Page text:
with love, Damaris


Family Currents

“A garden is a grand teacher. It teaches patience and careful watchfulness; it teaches industry and thrift; above all it teaches entire trust.”- Gertrude Jekyll

Don’t you agree that juicy fruit and fresh veggies are some of the best gifts of summer? We have been harvesting everyday now and looking for new recipes to change things up a bit. This recipe took lots of cucumbers and ingredients we always have on hand except for the rye bread. Nathan, the girls, and I loved it – the boys, however, have decided cucumbers aren’t their thing right now, so they were happy to let us devour the dish! Comment below if you’ve tried this recipe or have a favorite cucumber recipe of your own : )


I’m a little overzealous about clutter (according to my husband, anyway…), and all the treasures that land on our fridge seem to pile and pile up – not enough magnets! But we think we have found a beautiful solution. This cable took all of ten minutes to install, and it even comes with the cute little clips. We usually have the latest art hanging, but have also enjoyed displaying Christmas cards, prayer requests, and birthday decorations.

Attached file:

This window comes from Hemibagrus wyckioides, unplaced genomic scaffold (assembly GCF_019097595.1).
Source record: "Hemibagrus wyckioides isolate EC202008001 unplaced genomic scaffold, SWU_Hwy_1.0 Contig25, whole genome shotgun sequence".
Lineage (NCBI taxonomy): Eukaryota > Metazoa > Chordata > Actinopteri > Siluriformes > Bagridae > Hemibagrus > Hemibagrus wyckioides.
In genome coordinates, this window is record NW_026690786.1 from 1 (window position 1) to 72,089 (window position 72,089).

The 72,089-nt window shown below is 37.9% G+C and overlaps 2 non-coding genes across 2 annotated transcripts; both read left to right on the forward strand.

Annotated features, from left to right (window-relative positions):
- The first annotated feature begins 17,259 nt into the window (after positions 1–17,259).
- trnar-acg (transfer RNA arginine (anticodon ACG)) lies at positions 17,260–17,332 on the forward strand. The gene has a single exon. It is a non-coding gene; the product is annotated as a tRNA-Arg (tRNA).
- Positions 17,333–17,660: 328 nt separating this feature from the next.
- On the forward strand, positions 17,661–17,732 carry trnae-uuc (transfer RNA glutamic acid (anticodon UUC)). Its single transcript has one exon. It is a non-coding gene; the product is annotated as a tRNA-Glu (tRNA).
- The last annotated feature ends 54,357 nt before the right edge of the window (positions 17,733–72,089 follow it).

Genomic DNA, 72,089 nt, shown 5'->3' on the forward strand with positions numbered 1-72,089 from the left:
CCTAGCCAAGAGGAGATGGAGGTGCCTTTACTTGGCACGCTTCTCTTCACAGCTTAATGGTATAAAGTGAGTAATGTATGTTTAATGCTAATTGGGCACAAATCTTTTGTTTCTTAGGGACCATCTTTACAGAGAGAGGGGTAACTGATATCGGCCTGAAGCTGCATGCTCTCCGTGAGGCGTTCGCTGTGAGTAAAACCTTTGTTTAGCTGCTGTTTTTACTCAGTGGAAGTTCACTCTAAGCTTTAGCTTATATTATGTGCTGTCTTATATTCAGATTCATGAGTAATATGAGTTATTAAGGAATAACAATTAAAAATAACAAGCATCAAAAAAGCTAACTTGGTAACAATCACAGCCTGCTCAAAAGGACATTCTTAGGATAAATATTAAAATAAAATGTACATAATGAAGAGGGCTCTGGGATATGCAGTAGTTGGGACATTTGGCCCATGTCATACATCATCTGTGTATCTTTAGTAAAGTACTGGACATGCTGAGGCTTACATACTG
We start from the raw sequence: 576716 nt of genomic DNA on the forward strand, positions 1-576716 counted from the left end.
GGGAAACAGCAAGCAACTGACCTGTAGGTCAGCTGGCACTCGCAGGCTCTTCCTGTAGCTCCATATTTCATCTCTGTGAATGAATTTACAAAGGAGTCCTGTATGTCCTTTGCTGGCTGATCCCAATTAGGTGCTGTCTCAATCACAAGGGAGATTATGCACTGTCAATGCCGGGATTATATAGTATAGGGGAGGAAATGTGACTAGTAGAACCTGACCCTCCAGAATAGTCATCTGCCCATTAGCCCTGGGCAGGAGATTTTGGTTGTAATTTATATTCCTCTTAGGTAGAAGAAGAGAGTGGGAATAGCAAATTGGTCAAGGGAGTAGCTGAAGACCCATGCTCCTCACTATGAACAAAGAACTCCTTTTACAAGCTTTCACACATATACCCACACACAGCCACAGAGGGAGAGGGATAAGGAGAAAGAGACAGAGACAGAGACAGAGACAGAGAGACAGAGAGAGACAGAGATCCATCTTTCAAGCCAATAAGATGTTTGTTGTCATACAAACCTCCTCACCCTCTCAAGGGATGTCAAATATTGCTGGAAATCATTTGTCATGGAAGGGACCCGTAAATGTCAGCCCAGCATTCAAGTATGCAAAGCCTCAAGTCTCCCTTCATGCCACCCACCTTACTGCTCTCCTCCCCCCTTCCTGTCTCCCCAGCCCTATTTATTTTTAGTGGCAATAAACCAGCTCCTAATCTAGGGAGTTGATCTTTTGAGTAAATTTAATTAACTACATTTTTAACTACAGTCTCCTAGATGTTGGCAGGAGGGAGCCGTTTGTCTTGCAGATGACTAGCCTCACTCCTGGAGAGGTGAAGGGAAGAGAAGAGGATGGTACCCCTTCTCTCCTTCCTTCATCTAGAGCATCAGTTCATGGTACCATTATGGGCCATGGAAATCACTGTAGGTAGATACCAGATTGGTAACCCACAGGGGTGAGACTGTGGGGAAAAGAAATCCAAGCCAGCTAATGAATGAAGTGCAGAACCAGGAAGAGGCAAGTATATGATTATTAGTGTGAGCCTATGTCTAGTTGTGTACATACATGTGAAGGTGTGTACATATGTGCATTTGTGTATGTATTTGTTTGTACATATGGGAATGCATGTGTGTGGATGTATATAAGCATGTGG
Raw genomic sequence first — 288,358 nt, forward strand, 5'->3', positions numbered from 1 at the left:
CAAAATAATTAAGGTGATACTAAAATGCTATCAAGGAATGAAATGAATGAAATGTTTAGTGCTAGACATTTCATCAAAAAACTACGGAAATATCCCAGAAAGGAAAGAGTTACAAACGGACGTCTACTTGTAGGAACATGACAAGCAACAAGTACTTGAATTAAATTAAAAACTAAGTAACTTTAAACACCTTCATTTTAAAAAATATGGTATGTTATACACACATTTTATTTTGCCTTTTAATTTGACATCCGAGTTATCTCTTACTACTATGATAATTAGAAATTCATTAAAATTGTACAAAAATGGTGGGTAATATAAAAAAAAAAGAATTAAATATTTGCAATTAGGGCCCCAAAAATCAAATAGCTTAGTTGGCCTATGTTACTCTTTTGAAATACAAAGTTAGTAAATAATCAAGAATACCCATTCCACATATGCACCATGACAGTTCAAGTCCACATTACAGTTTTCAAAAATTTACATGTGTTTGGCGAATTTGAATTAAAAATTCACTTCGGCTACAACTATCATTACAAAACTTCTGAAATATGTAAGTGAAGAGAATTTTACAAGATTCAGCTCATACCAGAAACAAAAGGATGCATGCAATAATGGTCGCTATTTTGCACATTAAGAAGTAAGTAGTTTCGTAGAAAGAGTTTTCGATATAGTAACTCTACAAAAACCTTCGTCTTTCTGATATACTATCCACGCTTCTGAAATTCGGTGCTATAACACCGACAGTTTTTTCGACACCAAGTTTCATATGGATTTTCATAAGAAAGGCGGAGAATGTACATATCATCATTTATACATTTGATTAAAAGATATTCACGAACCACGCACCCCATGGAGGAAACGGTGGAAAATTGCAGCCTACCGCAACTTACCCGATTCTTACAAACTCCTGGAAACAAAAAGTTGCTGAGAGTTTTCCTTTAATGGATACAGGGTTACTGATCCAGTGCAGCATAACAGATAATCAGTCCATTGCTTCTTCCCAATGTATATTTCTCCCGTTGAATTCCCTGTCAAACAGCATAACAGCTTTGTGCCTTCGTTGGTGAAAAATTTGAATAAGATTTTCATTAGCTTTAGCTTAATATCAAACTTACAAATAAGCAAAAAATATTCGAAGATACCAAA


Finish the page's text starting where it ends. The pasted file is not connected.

The wonderful elderly lady whom we assumed ownership of our property from told us stories of the truckloads of raspberries she and her husband would haul to the local farmers market each summer. Now there is a only small raspberry patch left from the 40 year legacy. We certainly have plans of expanding it, though – when the berries are on, the enticing patch can’t sustain the foraging fingers! It’s everyone’s destination, whether we’re on a walk or out doing chores. Raspberries are so delicate, we usually eat them fresh. You’re in for a summer treat if you’ve never had them sprinkled on homemade vanilla ice cream! I’d love to hear about your family’s favorite thing to do with fresh raspberries, too – leave a comment.

with love, Damaris


Family Currents

Making jam when summer fruit is at its peak is fun and oh-so-delicious! While the boys have been busy working in the barn, the girls and I have made several batches of strawberry freezer jam and plan to make blueberry jam too. With freezer jam, there is no huge pot of boiling water, no precise timing, no sterilizing, and no extra heat in the house! Really, there is no mess. We’ve used honey and also Sucanat as the sweetener, and this pectin works well with both. I always pick it up at Whole Foods, but other health food stores should carry it too.